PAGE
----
What It Is.
We still die and we still go to market. This morning my mother sent me out to get a bottle of rye for the Christmas party they were throwing later and I dropped by the comic book shop on the way back, talked with the boys, picked up two riso'd minicomics and that Daredevil.
Right now, I can go out and get a North American comic that draws from all over Europe and Japan as well. We are in a peaceful and productive mode of cultural exchange. This is a renaissance, people. No matter how it feels to be here.
The governors of Nueva España, now called Mexico, wrote of themselves as "we who have been placed at the end of time". It always feels like the world is ending.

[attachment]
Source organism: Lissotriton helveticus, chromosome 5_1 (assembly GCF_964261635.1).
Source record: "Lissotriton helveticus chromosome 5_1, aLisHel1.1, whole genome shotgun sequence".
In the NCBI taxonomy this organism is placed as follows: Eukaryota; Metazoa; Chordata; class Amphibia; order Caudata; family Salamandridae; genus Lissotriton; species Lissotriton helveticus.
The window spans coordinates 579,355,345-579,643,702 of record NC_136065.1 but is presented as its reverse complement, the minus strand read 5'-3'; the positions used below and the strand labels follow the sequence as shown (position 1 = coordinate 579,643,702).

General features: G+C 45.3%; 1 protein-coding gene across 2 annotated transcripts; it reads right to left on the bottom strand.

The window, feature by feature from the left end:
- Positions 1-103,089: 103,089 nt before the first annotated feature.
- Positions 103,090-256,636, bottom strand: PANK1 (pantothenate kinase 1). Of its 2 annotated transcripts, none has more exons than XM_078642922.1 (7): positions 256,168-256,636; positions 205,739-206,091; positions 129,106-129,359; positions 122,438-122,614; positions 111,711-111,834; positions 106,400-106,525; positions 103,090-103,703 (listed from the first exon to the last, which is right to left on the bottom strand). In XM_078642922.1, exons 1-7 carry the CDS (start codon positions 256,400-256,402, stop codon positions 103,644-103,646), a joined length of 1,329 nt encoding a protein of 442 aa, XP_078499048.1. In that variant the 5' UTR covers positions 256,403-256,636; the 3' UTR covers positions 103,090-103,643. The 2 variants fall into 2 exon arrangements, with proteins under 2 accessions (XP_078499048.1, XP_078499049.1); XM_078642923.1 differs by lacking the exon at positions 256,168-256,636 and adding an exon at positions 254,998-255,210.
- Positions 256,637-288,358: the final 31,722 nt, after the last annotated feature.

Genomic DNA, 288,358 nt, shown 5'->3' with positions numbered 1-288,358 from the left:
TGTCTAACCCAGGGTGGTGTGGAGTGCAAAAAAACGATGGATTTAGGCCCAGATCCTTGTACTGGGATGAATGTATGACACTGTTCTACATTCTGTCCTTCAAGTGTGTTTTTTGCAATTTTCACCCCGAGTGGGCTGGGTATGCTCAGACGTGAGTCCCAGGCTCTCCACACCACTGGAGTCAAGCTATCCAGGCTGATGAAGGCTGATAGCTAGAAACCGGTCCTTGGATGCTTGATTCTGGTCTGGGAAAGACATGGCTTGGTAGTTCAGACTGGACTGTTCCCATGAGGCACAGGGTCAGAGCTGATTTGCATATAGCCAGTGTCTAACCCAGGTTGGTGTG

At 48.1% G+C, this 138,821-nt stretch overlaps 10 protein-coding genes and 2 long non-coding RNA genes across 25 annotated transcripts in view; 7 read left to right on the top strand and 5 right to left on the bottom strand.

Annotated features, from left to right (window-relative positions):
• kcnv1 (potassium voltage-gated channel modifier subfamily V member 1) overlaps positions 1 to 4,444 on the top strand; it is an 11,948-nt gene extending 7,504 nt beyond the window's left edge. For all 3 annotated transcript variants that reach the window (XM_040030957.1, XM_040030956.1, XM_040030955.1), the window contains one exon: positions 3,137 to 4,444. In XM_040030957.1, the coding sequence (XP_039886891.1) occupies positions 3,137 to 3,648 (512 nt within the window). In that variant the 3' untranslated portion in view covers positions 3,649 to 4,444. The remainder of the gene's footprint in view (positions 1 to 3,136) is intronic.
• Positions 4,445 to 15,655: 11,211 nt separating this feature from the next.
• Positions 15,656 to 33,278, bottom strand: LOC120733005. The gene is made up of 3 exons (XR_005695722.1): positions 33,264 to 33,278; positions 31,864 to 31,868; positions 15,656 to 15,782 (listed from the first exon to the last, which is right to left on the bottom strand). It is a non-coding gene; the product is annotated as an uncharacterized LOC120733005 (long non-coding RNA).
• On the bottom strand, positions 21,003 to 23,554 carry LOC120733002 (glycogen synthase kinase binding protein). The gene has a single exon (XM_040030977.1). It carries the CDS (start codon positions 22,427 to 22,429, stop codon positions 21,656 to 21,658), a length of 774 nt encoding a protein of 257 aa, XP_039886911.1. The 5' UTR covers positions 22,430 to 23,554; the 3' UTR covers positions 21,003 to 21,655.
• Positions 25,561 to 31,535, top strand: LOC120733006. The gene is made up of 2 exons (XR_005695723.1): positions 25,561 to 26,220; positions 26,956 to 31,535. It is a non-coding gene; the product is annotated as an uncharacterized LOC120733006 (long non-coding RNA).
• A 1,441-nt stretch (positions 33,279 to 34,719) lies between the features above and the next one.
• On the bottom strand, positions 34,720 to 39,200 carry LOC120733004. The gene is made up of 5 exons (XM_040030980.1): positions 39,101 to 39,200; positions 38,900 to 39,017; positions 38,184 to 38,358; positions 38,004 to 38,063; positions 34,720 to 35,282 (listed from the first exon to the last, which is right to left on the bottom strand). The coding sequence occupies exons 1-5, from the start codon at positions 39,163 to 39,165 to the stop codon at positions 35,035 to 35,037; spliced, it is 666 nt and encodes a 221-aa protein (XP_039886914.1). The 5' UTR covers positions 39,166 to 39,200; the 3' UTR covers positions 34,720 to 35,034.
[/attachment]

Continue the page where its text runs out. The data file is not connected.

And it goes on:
We all of us look out our windows upon change, but I don't think anyone would want to go back to the way things were. Technology will not save us but it can help. And it seems like everyone "in the scene" has a clear image of something better.
We'll get there.
Because so many have fought the good fight. A Kirby panel exploding into atoms of xerox-machine grit. The sands of time symbolized by old newspaper and Yokoyama panels and Moebius hatching. The four frames from a superhero monthly that stay with you for a lifetime. And the books full of art that you keep your whole life. Zines. Tezuka. Knowing we do it here as good as anybody else did it. Being part of something.
No matter where we go from here, we can only go forward.
Images from all the great comics I've read over the past three days:
1. SFSF Supplementary File 2A by Ryan Cecil Smith, self-published
2. Daredevil vol. 3 #7 by Paolo Rivera and Mark Waid, Marvel Comics
3. "Hell's Angel" by Yoshikazu Ebisu in Comics Underground Japan, Blast Books
4. "Little Red Riding Hood" by Juani Ta in (ku)š! #7, Bidriba Grafiskie stasi
5. Paranoia #1 by Kipper and Paul O'Connor, Adventure Comics
*DTU turns 2